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A Tour de France of contrasts for Bahrain-Merida: Teuns wins as Nibali fades

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Vincenzo Nibali (Bahrain-Merida)

Vincenzo Nibali (Bahrain-Merida) (Image credit: Bettini Photo)
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Vincenzo Nibali (Bahrain-Merida) ahead of stage 6 at the Tour de France

Vincenzo Nibali (Bahrain-Merida) ahead of stage 6 at the Tour de France (Image credit: Getty Images)
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Dylan Teuns on the Tour de France podium after winning stage 6

Dylan Teuns on the Tour de France podium after winning stage 6 (Image credit: Bettini Photo)
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Dylan Teuns leads Giulio Ciccone toward the finish of stage 6 at the Tour de France

Dylan Teuns leads Giulio Ciccone toward the finish of stage 6 at the Tour de France (Image credit: Bettini Photo)
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Dylan Teuns wins stage 6 at the Tour de France

Dylan Teuns wins stage 6 at the Tour de France (Image credit: Bettini Photo)

The first mountaintop finish of the Tour de France on Thursday was a day of extreme contrasts for the Bahrain-Merida team. Dylan Teuns secured a prestigious victory at La Planche des Belle Filles in the heart of the Vosges mountains, but team leader Vincenzo Nibali lost 49 seconds to a rampant Geraint Thomas (Team Ineos), and seemingly with it the desire to fight for the overall classification.

Nibali is now 1:56 behind new race leader and probable future teammate Giulio Ciccone (Trek-Segafredo), who finished second behind Teuns after being in the break of the day. Nibali lost contact with the big-name overall contenders in the final dirt-road kilometre as the race exploded.

He slipped to 1:07 down on Thomas in the overall standings, with many other riders gaining precious seconds on the Sicilian. Only Ciccone's Trek-Segafredo teammate Richie Porte and Romain Bardet (AG2R-La Mondiale) are worse-placed after Trek-Segafredo's terrible team time trial and Bardet's bad day in the Vosges.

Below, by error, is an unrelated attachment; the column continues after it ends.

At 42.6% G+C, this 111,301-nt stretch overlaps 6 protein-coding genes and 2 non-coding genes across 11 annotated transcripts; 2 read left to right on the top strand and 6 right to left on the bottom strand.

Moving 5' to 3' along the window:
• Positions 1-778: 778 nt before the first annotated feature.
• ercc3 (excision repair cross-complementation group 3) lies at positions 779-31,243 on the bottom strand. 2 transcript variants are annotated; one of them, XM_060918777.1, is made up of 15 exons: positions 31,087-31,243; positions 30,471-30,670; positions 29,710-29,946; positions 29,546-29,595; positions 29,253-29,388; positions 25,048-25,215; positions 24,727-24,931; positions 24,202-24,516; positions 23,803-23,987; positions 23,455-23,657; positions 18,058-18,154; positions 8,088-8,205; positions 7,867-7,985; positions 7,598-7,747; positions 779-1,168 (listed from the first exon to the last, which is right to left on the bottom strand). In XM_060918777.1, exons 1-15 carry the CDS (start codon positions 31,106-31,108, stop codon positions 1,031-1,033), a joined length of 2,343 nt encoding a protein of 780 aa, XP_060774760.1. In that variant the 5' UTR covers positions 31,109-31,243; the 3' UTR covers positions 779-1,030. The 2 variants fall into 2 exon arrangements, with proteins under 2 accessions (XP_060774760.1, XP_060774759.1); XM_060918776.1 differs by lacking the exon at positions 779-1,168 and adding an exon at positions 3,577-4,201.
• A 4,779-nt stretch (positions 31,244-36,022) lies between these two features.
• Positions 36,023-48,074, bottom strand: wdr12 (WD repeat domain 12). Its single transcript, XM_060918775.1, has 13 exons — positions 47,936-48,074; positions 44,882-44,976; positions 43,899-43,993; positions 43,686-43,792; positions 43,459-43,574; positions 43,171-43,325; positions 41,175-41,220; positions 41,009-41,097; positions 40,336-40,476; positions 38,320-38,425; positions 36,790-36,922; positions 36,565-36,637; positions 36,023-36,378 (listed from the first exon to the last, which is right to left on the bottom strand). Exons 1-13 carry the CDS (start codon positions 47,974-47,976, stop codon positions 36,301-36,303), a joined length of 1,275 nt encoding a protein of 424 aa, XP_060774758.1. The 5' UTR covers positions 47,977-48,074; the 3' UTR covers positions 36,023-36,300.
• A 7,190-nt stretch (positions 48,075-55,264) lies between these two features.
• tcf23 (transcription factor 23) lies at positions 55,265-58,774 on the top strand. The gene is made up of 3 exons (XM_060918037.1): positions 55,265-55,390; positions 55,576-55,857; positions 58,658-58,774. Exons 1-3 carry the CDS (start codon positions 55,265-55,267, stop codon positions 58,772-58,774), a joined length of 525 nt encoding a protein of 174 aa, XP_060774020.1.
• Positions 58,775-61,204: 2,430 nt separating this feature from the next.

Nibali and his coach Paolo Slongo had suggested that La Planche des Belle Filles would be a watershed moment for their overall ambitions, but Nibali's chances of a top-five result appear as dubious as his judgment of the stage.

"Pfffft. I don't know what really happened," Nibali said after descending to the Bahrain-Merida team bus parked at the foot of the climb.

"It was a hard stage and the pace was high all day. I paid for it in the last 500 metres. When I got out of the saddle, there was nothing there. That's it – there's not much else to say…

"I wanted to understand what my form was like, and perhaps now I know," he nevertheless added. "I'm the only rider, along with Mikel Landa [Movistar], who has ridden the Giro d'Italia, and that changes things. It's never easy to find your form after racing hard and then spending a month out to recover and train. I didn't feel bad but I'm not 100 per cent happy. Now we'll see what happens for the rest of the race."

If Nibali opts to target stages rather the overall classification, he'll have to drop out of the overall classification by easing up in the coming stages, so he can go on the attacks in the Pyrenees. He's likely to have to lose 30 minutes or more in the hope that it gives him the freedom to go on the attack.

Teuns on cloud nine after stage win on Tour de France debut

In contrast to Nibali's sense of disappointment, Teuns was on cloud nine after he won Thursday's stage to La Planche des Belles Filles.

First he made sure that he was part of the 14-rider break of the day, and then survived to fight for victory with Ciccone. The Italian had won a stage and the mountains classification at the recent Giro d'Italia, but Teuns was a stage winner at the Criterium du Dauphine in June, and rode a perfect finale, distancing Ciccone almost in sight of the line, when the biggest effort was needed. 

"It's an amazing win for me, and a dream come true. It's my first Tour de France and I've won a stage. Wow!" Teuns said.

"It was a man-to-man fight with Ciccone. The last 500 metres were very hard, and I was nervous after losing to Michael Woods [EF Education First] in a similar situation at the Vuelta. I thought about that, and how I'd made mistakes, and I was determined to learn from them and put things right this time. I waited until the last corner and then managed to open a small gap. I saw I could keep it and went all out, all the way to the line. I was so tired, and the climb was so steep, that it was difficult to put my arm up to celebrate."

The skinny Belgian is a respectable climber, but hadn't won a race for almost two years until his stage win – and day in the leader's yellow jersey – at the Dauphine in June.

"I had some good results, and was on the podium 10 times [on stages at last year's Vuelta a Espana, and at Il Lombardia, where he was third last October], but never on the top step. But this last month, everything has come together, and I've shown what I can do. I'm really happy about that," he said.